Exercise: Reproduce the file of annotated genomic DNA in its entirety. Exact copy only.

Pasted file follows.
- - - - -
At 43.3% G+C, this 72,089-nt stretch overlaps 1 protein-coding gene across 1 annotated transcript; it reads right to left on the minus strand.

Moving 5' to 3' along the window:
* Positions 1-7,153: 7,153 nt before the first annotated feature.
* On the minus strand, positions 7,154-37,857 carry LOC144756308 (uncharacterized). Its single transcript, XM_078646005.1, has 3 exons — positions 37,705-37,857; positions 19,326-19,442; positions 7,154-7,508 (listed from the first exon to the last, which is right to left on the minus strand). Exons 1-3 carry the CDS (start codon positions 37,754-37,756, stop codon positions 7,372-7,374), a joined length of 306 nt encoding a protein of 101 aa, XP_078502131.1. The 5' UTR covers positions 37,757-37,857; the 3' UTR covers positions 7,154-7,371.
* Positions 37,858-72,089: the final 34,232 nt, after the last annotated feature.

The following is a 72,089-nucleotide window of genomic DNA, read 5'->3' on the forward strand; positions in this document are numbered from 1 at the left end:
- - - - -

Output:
At 43.3% G+C, this 72,089-nt stretch overlaps 1 protein-coding gene across 1 annotated transcript; it reads right to left on the minus strand.

Moving 5' to 3' along the window:
* Positions 1-7,153: 7,153 nt before the first annotated feature.
* On the minus strand, positions 7,154-37,857 carry LOC144756308 (uncharacterized). Its single transcript, XM_078646005.1, has 3 exons — positions 37,705-37,857; positions 19,326-19,442; positions 7,154-7,508 (listed from the first exon to the last, which is right to left on the minus strand). Exons 1-3 carry the CDS (start codon positions 37,754-37,756, stop codon positions 7,372-7,374), a joined length of 306 nt encoding a protein of 101 aa, XP_078502131.1. The 5' UTR covers positions 37,757-37,857; the 3' UTR covers positions 7,154-7,371.
* Positions 37,858-72,089: the final 34,232 nt, after the last annotated feature.

The following is a 72,089-nucleotide window of genomic DNA, read 5'->3' on the forward strand; positions in this document are numbered from 1 at the left end: